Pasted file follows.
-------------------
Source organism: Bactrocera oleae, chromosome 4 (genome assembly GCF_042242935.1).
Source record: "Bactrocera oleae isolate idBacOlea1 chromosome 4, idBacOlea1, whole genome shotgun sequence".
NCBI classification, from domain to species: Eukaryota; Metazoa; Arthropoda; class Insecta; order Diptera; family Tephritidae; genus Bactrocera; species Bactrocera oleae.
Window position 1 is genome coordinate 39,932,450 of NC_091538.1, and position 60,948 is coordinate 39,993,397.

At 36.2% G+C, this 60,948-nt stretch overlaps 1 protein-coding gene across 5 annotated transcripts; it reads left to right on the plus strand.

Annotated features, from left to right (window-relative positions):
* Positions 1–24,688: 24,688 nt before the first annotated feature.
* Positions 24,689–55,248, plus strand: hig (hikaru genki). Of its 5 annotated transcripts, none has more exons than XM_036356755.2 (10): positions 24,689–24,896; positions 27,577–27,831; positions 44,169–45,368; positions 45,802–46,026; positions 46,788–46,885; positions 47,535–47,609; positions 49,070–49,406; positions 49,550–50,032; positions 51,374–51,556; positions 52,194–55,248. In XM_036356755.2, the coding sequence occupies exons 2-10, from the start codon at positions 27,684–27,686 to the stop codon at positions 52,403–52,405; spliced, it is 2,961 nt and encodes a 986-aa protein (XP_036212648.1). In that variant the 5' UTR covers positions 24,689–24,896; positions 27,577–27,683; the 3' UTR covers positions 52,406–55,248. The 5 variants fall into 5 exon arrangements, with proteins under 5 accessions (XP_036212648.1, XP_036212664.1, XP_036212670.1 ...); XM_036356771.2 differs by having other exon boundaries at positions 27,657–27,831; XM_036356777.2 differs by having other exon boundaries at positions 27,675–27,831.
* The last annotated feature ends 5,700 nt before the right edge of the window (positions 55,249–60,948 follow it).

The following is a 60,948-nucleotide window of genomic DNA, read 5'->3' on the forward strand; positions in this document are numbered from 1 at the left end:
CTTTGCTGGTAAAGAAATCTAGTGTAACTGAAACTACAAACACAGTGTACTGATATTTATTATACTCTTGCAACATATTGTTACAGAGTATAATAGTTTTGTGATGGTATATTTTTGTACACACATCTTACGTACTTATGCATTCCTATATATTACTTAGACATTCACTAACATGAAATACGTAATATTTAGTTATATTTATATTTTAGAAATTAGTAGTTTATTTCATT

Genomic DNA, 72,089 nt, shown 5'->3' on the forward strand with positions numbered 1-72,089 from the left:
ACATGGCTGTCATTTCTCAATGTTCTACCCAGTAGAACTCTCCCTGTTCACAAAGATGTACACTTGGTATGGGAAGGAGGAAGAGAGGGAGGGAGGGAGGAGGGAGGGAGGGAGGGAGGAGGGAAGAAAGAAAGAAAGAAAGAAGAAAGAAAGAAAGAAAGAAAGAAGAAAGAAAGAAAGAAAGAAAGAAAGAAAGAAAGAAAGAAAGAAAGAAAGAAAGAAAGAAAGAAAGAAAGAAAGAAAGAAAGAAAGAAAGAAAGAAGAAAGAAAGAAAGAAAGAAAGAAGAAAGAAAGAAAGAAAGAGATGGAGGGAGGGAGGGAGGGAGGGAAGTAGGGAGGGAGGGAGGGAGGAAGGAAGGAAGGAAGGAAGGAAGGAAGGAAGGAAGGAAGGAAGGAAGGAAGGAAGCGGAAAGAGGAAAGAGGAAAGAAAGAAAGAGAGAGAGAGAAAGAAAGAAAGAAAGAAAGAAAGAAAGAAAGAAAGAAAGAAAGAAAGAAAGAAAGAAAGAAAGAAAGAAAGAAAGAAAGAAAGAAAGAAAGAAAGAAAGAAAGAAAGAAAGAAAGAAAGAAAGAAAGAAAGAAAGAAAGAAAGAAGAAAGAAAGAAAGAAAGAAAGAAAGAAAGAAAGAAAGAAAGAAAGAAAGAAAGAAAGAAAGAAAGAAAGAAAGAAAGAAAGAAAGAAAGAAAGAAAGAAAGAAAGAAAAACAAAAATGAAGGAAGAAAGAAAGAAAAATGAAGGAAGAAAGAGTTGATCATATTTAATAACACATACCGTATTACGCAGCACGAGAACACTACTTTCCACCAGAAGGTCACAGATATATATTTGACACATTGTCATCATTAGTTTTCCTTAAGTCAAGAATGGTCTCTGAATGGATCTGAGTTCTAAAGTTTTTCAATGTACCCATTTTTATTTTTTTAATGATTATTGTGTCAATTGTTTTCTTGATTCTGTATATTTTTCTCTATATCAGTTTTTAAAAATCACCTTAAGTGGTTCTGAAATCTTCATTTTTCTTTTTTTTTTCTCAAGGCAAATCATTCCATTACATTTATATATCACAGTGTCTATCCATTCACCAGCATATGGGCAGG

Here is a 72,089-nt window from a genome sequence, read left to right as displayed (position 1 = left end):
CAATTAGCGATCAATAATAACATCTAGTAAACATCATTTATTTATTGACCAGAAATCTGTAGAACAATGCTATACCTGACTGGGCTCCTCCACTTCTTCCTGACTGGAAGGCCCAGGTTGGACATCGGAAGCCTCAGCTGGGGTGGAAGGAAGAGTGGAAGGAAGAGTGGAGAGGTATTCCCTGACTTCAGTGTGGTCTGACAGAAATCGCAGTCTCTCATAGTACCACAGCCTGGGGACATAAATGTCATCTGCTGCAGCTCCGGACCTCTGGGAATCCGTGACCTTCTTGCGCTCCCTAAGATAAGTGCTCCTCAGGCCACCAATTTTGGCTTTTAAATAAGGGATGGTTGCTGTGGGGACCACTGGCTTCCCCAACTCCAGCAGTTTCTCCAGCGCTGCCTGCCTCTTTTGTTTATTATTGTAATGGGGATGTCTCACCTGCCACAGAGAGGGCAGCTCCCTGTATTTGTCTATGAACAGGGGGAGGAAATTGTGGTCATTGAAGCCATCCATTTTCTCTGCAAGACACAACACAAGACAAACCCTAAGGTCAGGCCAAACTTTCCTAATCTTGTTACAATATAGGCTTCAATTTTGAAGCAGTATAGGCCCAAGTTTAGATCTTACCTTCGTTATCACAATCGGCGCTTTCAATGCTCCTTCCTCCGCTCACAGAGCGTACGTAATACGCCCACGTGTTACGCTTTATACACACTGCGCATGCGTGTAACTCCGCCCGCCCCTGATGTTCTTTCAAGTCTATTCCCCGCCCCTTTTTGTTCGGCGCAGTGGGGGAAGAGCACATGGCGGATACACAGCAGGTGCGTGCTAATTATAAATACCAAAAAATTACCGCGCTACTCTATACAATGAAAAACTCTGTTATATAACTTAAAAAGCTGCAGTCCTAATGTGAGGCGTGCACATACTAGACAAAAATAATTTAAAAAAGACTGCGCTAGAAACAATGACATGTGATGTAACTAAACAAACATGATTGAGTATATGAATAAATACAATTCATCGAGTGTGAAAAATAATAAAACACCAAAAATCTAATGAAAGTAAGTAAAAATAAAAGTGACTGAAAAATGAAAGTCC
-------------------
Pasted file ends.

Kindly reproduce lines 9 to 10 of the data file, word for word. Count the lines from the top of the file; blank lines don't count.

* The last annotated feature ends 5,700 nt before the right edge of the window (positions 55,249–60,948 follow it).

The following is a 60,948-nucleotide window of genomic DNA, read 5'->3' on the forward strand; positions in this document are numbered from 1 at the left end: